With his Cinderella team a game away from a shot at the national championship, Loyola Chicago basketball coach Porter Moser has been thinking about his old boss lately, the dude in the sweater.
“I wish coach Majerus was around,” Moser, an assistant coach under the legendary Rick Majerus at Saint Louis, told reporters at the site of the Final Four. “Obviously I was so close to him and, ironically, it was 20 years ago almost to the date that he was in San Antonio with his Utah team. I wish I could tap into that.”
With an underdog team in the Alamo City on the 20th anniversary of their own magical run, the members of the 1997-98 Runnin’ Utes find themselves tapping into those memories more often. And some five years after Majerus’ death, the coach’s fingerprints can still be found on college basketball’s past and its present.
“Nobody thought we could do that,” said BYU women’s basketball coach Jeff Judkins, an assistant coach for the Utes in ’98. “Now I see Loyola of Chicago and say that was us 20 years ago. Nobody thought we’d be there. It’s crazy. It reminds me so much of our team.”
The Utes weren’t quite the underdogs the 11th-seeded Loyola Ramblers are now. After winning the WAC title, Utah entered the tournament as a No. 3 seed. But after beating San Francisco and Arkansas in the first two rounds then grinding out a victory over West Virginia, the Utes needed upset victories over top-seeded Arizona and North Carolina to get to the title game.
“It’s three weeks of my life that gets talked about every week of my life,” said Britton Johnsen, a freshman forward on the team.
Members of that Utah team point to the size of their team, anchored by center Michael Doleac, and the play of point guard Andre Miller, who earned All-Tournament honors.
“Majerus was an incredible coach and everybody knows that,” Johnsen said. “But we made that run because Andre played a bit out of the system. Fast, quick decisions. Shoot early in the clock. That was not Majerus basketball, but Majerus let Andre play.”
Twenty years later, though, Majerus’ cantankerous, and sometimes controversial, nature has helped forge a bond among his former players.
“The great thing about that and the great thing about Majerus is there’s a bond and you pick it up right away,” said Utah Jazz assistant coach Alex Jensen, who played for Majerus at Utah and later coached with him and Moser at St. Louis. “It only takes a couple minutes for the conversation to go back to Majerus because of how dominant he was. You share the same stories, the same jokes, and you laugh just as hard. When we get together, that’s what 90 percent of the conversation will be.”
Members of the 1998 Utah team reunited last month at the Huntsman Center. For Nate Althoff, a freshman on that team, the reunion was surreal.
“It honestly felt like practice ended last week and we just came back for the banquet,” he said.
The morning after the reunion, Judkins met with some of his former players for breakfast, where conversation turned to the specifics of the ’98 title game and Utah’s 78-69 defeat to Kentucky.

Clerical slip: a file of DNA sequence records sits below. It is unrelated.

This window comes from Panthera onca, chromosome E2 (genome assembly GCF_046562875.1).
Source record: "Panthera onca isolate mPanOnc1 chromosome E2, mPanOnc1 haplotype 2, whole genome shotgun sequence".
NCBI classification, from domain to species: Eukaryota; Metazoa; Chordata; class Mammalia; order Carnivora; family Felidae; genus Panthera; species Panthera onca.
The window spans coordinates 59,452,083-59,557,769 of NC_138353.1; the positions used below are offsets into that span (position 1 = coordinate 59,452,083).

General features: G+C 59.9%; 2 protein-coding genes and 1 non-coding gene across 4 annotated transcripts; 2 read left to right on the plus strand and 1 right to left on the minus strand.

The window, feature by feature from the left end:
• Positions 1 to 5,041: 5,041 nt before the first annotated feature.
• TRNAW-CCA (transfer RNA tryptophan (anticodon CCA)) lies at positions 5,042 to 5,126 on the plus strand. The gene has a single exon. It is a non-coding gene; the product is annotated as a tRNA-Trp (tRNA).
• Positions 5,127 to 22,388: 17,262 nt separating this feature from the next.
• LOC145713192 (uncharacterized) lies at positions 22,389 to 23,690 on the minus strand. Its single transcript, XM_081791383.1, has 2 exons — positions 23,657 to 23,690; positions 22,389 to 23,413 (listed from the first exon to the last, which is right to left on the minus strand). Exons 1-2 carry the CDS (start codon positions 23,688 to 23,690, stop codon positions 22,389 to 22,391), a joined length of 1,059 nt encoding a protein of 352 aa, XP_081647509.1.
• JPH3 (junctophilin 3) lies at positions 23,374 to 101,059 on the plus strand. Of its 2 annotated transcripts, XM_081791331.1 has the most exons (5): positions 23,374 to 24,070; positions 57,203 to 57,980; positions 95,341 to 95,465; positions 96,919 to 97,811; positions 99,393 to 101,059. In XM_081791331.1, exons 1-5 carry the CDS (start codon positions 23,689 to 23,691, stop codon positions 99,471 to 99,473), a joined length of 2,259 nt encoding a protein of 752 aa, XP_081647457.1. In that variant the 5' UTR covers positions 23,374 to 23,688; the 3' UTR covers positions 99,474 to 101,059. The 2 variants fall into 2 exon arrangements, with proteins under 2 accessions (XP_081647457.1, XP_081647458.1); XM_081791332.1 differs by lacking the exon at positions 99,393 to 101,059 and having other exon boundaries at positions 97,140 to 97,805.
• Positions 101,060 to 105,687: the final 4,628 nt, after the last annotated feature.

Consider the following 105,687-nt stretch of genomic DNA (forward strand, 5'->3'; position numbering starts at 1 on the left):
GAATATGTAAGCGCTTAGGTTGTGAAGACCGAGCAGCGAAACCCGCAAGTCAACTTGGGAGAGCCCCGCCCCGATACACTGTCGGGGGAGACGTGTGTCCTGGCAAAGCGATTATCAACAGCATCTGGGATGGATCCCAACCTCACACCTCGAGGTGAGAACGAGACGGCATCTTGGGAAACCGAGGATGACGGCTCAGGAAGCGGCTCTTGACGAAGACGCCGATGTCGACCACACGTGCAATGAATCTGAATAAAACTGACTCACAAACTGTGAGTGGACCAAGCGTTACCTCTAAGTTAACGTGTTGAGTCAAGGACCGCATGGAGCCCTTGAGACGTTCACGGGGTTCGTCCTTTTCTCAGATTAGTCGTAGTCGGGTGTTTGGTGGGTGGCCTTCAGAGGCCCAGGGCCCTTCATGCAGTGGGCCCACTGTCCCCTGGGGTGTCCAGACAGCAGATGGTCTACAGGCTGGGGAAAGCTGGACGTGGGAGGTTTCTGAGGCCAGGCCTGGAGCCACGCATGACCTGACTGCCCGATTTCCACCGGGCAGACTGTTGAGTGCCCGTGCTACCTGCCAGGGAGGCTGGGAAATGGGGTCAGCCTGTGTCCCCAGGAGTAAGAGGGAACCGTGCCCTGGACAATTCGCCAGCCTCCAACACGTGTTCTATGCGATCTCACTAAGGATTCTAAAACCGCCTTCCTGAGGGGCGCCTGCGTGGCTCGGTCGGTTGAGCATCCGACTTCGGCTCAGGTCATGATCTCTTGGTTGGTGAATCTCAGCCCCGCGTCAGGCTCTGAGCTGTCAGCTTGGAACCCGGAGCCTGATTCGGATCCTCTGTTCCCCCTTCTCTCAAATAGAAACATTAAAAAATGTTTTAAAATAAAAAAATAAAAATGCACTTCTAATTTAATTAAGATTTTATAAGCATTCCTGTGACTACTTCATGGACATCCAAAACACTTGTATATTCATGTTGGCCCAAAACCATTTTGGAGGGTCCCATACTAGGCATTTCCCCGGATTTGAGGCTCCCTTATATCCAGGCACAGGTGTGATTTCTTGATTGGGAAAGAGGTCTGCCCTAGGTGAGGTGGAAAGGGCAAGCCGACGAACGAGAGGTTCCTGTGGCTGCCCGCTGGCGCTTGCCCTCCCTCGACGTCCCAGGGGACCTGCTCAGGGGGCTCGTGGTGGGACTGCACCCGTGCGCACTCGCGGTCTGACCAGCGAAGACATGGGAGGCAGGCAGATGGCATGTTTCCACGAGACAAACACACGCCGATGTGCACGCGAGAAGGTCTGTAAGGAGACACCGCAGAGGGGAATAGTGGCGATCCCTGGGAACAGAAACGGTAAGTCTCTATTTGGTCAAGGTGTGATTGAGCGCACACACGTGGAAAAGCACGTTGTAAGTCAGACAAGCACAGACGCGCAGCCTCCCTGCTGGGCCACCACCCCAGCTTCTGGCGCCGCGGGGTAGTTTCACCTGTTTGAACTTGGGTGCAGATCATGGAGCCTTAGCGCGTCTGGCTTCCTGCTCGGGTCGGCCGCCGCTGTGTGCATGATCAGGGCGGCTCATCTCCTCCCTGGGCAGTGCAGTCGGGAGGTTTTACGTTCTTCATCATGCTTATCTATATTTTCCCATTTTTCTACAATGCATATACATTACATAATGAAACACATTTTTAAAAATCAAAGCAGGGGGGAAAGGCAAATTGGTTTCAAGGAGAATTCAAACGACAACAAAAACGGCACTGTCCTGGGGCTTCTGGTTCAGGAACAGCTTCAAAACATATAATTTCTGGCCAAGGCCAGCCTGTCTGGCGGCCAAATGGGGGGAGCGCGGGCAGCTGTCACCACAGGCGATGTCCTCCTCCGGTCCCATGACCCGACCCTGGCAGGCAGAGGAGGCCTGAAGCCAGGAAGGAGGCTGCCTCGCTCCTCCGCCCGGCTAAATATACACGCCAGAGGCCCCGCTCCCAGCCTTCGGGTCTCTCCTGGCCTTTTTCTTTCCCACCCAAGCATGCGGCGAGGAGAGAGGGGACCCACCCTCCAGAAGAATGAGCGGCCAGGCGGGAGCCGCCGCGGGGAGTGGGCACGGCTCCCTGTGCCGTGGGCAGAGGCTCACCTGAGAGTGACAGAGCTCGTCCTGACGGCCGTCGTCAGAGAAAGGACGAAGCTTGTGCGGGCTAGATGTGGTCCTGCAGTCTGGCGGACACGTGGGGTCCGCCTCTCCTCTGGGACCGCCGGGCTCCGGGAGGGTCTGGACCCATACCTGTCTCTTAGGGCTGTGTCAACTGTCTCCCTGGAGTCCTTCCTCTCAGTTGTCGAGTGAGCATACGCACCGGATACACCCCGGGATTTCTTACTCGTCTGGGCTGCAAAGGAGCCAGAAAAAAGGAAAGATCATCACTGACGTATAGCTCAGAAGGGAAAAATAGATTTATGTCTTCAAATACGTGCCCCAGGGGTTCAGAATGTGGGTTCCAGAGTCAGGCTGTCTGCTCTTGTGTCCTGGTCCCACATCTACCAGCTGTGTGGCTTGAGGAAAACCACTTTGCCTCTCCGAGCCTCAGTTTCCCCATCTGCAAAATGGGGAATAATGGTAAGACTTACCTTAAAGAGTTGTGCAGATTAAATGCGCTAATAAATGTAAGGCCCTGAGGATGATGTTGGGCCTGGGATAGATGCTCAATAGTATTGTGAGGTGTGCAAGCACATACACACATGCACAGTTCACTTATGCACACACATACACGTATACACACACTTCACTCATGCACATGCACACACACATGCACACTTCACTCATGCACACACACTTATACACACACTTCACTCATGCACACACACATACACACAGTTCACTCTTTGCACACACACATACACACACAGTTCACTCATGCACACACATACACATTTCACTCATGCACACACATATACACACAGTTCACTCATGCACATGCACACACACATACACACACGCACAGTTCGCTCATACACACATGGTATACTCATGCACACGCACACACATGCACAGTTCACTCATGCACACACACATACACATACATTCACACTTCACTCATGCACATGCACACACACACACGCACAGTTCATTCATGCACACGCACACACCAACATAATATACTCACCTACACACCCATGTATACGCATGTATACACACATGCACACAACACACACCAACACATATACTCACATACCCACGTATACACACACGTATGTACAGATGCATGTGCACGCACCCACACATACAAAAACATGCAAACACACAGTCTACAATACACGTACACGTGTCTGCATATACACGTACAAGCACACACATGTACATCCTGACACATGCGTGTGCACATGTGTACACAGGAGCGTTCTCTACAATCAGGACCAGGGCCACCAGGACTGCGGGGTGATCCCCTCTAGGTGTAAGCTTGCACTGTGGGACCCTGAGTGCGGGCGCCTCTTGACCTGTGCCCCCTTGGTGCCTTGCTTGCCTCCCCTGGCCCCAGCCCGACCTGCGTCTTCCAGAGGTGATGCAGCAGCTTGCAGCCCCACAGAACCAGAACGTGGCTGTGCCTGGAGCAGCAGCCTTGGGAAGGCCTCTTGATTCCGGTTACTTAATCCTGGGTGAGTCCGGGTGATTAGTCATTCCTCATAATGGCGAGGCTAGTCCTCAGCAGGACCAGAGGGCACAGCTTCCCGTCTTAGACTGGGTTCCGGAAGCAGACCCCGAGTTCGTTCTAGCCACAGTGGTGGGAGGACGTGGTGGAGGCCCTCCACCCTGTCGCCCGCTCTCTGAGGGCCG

“We made a couple of mistakes right at the end of the game. We still remember it,” Judkins said. “Hanno Möttölä remembers missing a wide open shot at the foul line. Drew [Hansen] remembers getting caught on a screen right at the end of the shot clock. Doleac remembers he missed an easy layup. It’s funny how well you can remember that stuff. You can remember all the little things you could have done over.”
Part of the reason why those memories are so vivid is because of the way Majerus drilled his players on detail. Moser coached with him at St. Louis for four years. Now, inside Loyola’s locker room, hang posters with diagrams of plays all over the wall.
“I took that from Coach,” Moser told reporters this week. “We travel with it. We have a war room. We put everything up. The guys embrace it if they’re sitting — I don’t know if its’ through osmosis or anything. It’s if you can pick up a competitive advantage on stopping a play here or there. …
“That’s something these guys embrace, and in terms of how that locker room looks, what you’re referring to, it had Rick Majerus all over it.”
Jensen has stayed in touch with Moser during his team’s tournament run, calling to give him some advice and talk about Majerus.
“I told him don’t change anything about your routine,” Jensen said. “There’s going to be enough surrounding you. Don’t treat it differently than any other game you have all year.”
He didn’t have to say aloud a key piece of advice: Win it all.
Twenty years later, Jensen calls the 1998 tournament and Utah’s loss in the title game “the peak of my playing career and the lowest of lows.”
“There’s nothing like it. It’s a whirlwind. And it’s a curse, because then you’re always chasing it,” Jensen said. “… Coaching with Majerus afterward, he always knew. I think it always bothered him. He knew that was his chance.”
UTES’ MARCH TO THE 1998 FINAL FOUR
March 12 • 85–68 win vs. (No. 14) San Francisco at Boise.
March 14 • 75–69 win vs. (6) Arkansas at Boise.
March 19 • 65-62 win vs. (10) West Virginia at Anaheim, Calif.
March 21 • 76-51 win vs. (1) Arizona at Anaheim, Calif.
March 28 • 65-59 win vs. (1) North Carolina at San Antonio.
March 30 • 78-69 loss vs. (2) Kentucky at San Antonio.